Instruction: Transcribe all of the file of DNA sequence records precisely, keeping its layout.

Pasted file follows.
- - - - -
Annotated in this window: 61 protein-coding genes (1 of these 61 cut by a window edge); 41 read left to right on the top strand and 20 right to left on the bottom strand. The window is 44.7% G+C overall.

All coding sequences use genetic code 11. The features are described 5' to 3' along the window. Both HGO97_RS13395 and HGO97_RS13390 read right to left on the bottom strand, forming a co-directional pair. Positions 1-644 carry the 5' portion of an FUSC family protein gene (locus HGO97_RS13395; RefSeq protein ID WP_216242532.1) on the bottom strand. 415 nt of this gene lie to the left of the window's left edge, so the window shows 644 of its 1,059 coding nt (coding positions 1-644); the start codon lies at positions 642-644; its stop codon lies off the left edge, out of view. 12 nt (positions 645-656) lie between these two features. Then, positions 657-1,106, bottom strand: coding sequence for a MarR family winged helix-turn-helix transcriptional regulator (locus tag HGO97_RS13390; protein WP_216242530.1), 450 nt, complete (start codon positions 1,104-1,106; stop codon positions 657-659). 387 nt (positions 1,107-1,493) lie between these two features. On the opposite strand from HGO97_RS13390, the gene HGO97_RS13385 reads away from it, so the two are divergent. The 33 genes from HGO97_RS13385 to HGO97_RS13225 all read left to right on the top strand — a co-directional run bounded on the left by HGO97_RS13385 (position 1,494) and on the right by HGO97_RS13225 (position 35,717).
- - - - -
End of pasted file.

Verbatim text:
Annotated in this window: 61 protein-coding genes (1 of these 61 cut by a window edge); 41 read left to right on the top strand and 20 right to left on the bottom strand. The window is 44.7% G+C overall.

All coding sequences use genetic code 11. The features are described 5' to 3' along the window. Both HGO97_RS13395 and HGO97_RS13390 read right to left on the bottom strand, forming a co-directional pair. Positions 1-644 carry the 5' portion of an FUSC family protein gene (locus HGO97_RS13395; RefSeq protein ID WP_216242532.1) on the bottom strand. 415 nt of this gene lie to the left of the window's left edge, so the window shows 644 of its 1,059 coding nt (coding positions 1-644); the start codon lies at positions 642-644; its stop codon lies off the left edge, out of view. 12 nt (positions 645-656) lie between these two features. Then, positions 657-1,106, bottom strand: coding sequence for a MarR family winged helix-turn-helix transcriptional regulator (locus tag HGO97_RS13390; protein WP_216242530.1), 450 nt, complete (start codon positions 1,104-1,106; stop codon positions 657-659). 387 nt (positions 1,107-1,493) lie between these two features. On the opposite strand from HGO97_RS13390, the gene HGO97_RS13385 reads away from it, so the two are divergent. The 33 genes from HGO97_RS13385 to HGO97_RS13225 all read left to right on the top strand — a co-directional run bounded on the left by HGO97_RS13385 (position 1,494) and on the right by HGO97_RS13225 (position 35,717).